adenosine 5-monophosphate (CHEBI:16027) has role adenosine A1 receptor agonist (CHEBI:65057) adenosine 5-monophosphate (CHEBI ... adenosine 5-monophosphate (CHEBI:16027) is a adenosine 5-phosphate (CHEBI:37096) adenosine 5-monophosphate (CHEBI:16027) is ... adenosine 5-monophosphate(1+) (CHEBI:40721) is conjugate acid of adenosine 5-monophosphate (CHEBI:16027). adenosine 5- ... adenosine 5-monophosphate (CHEBI:16027) is conjugate acid of adenosine 5-monophosphate(2−) (CHEBI:456215) adenosine 5- ...
Media in category "Adenosine triphosphatases". The following 74 files are in this category, out of 74 total. ... Retrieved from "https://commons.wikimedia.org/w/index.php?title=Category:Adenosine_triphosphatases&oldid=131322728" ...
Other articles where Adenosine triphosphatase is discussed: cell: The sodium-potassium pump: An enzyme called sodium-potassium- ... adenosine triphosphate (ATP)Adenosine triphosphate, or ATP, is the primary carrier of energy in cells. The water-mediated ... ": { "url": "/science/adenosine-triphosphatase", "shareUrl": "https://www.britannica.com/science/adenosine-triphosphatase", " ...
Using adenosine to help unmask dormant pulmonary vein conduction following ablation, researchers reduced atrial tachyarrhythmia ... The Adenosine Following Pulmonary Vein Isolation to Target Dormant Conduction Elimination (ADVICE) trial was presented here at ... Adenosine may be used during the AF ablation procedure to detect pulmonary veins at risk of later reconnection, the so-called ... "If a routine strategy of adenosine testing is used with elimination of dormant conduction when present, which it is in about ...
A list of US medications equivalent to Adenosine Sanolabor is available on the Drugs.com website. ... Adenosine Sanolabor is a medicine available in a number of countries worldwide. ... Ingredient matches for Adenosine Sanolabor. Adenosine. Adenosine is reported as an ingredient of Adenosine Sanolabor in the ... Adenosine Sanolabor. Adenosine Sanolabor may be available in the countries listed below. ...
Adenosine-induced transient cardiac arrest may serve as an alternative. Methods.All... ... Adenosine Aneurysm Cardiac arrest Carotid artery Basilar artery This is a preview of subscription content, log in to check ... Adenosine-induced transient asystole for management of a basilar artery aneurysm. Case report. J Neurosurg. 1999;91:687-90. ... Adenosine-induced transient cardiac arrest may serve as an alternative.. Methods. All patients who underwent microsurgical ...
... seawater or wastewater samples using bioluminescent technology to measure adenosine triphosphate. ...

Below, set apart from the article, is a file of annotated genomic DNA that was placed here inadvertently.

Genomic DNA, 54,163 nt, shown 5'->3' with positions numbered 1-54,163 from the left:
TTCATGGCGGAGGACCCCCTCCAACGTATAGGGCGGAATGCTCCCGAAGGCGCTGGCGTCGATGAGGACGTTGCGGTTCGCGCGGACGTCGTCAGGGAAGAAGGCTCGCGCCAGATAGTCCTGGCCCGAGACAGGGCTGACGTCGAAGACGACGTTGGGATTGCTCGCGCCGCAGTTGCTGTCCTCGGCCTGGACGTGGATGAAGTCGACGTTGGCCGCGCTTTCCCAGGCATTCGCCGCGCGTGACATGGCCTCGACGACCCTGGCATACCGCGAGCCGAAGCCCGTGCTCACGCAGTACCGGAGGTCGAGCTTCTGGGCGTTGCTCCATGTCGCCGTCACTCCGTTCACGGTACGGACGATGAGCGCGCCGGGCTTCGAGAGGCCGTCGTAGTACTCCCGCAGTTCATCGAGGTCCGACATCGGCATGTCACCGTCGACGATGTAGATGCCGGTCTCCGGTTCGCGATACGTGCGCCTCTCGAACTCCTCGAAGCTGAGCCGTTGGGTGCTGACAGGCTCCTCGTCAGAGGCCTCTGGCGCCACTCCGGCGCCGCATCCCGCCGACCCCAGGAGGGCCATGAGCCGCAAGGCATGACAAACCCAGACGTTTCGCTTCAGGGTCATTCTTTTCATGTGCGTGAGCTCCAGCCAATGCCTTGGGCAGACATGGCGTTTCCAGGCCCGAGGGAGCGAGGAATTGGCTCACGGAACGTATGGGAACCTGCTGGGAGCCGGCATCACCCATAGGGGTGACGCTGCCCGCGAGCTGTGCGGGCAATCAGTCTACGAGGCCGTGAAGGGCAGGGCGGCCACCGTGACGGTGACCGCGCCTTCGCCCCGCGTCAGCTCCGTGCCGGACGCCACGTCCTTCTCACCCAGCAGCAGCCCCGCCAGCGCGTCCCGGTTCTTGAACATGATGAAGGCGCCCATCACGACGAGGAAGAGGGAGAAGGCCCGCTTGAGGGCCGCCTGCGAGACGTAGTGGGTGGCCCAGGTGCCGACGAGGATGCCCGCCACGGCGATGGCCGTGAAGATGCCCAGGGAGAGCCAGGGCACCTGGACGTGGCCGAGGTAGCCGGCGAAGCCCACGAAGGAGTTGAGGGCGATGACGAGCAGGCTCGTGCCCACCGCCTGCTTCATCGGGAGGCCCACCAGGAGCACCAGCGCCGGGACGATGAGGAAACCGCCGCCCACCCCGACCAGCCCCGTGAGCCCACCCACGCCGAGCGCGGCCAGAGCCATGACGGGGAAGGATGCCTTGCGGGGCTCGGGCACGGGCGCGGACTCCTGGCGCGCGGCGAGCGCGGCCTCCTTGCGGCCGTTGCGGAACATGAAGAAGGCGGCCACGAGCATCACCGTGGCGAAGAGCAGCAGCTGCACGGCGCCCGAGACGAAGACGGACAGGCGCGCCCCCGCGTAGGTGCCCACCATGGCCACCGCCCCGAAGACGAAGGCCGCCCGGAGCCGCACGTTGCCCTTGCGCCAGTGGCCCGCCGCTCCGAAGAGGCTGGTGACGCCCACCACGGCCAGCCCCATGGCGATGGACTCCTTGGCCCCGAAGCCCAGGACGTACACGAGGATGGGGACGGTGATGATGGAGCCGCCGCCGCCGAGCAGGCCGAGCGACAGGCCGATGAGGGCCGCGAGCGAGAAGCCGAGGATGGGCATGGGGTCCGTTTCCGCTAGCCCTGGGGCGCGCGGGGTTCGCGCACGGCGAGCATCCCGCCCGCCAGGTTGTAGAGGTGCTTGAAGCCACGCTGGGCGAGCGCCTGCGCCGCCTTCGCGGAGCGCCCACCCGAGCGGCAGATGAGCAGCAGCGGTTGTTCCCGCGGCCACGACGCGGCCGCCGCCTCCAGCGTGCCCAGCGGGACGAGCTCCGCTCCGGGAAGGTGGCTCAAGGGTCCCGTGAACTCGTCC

... -. *Formula: C10H12ClN5O4 ...
The adenosine deaminase (ADA) test is not a diagnostic test, but it may be used along with other tests such as pleural fluid ... Adenosine deaminase (ADA) is a protein that is produced by cells throughout the body and is associated with the activation of ... If adenosine deaminase (ADA) is markedly elevated in pleural fluid in a person with signs and symptoms that suggest ... 2010 October). Adenosine Deaminase Levels in CSF of Tuberculous Meningitis Patients. J Clin Med Res. 2010 October; 2(5): 220- ...
... ,ARUP Laboratories is a national reference laboratory and a worldwide leader in innovative laboratory ...
Learn more about Adenosine uses, effectiveness, possible side effects, interactions, dosage, user ratings and products that ... Adenosine comes in three different forms: adenosine, adenosine monophosphate (AMP), and adenosine triphosphate (ATP).. ... Adenosine Phosphate, Adenosine 5-Triphosphate Disodium, Adenosine; Adenosine Monophosphate (AMP), Adénosine Monophosphate (AMP ... Methylxanthines interacts with ADENOSINE. Methylxanthines might block the affects of adenosine. Adenosine is often used by ...
Twenty years of clinical experience have shown that adenosine is a valuable tool in the management of SVT in infants and ... Administration of adenosine is contraindicated in patients with pre-existing second or third degree heart block or sinus node ... Adenosine for the Management of Neonatal and Pediatric Supraventricular Tachycardia. Contributing Editor: Marcia L. Buck, Pharm ... Adenosine is a respiratory stimulant and may produce severe bronchoconstriction and bronchospasm as a result of mast cell ...
The scientists discovered a new way to stimulate brown fat and thus burn energy from food: The bodys own adenosine activates ... adenosine. Adenosine is typically released during stress. Crucial for transmitting the adenosine signal is the adenosine ... Adenosine activates brown adipose tissue. "If adenosine binds to this receptor in brown fat cells, fat burning is significantly ... "Browning" of white fat by adenosine In addition, the research team investigated the possibility that adenosine transforms white ...
Definition of adenosine 5′-triphosphate. Provided by Stedmans medical dictionary and Drugs.com. Includes medical terms and ... adenosine 5′-triphosphate. Pronunciation: ă-den′ō-sēn trī-fos′fāt. Definition: Adenosine with triphosphoric acid esterified at ... Synonym(s): adenosine triphosphate. Further information. Always consult your healthcare provider to ensure the information ...
  • Adenosine deaminase deficiency (also called ADA deficiency or ADA-SCID) is an autosomal recessive metabolic disorder that causes immunodeficiency. (wikipedia.org)
  • Abstract DESCRIPTION: (Adapted from the Investigator's Abstract): Adenosine administered as an aerosol to asthmatics causes bronchoconstriction, while in non-asthmatics adenosine causes bronchodilation. (sbir.gov)
  • Adenosine deaminases acting on RNA (ADAR) are enzymes responsible for binding to double stranded RNA (dsRNA) and converting adenosine (A) to inosine (I) by deamination. (wikipedia.org)
  • Finally, the researchers determined that this unwinding is due to the deamination of adenosine residues to inosine. (wikipedia.org)
  • scheme of adenosine conversion to inosine via ADAR In humans, the enzyme's active site has 2-3 amino-terminal dsRNA binding domains (dsRBDs) and one carboxy terminal catalytic deaminase domain. (wikipedia.org)
  • Muscle cramping The cause of cramping is unknown, but may be related to elevated lactate, increased calcium signaling across the sarcoplasmic reticulum caused by membrane instability from reduced levels of ATP, or increased levels of free adenosine. (wikipedia.org)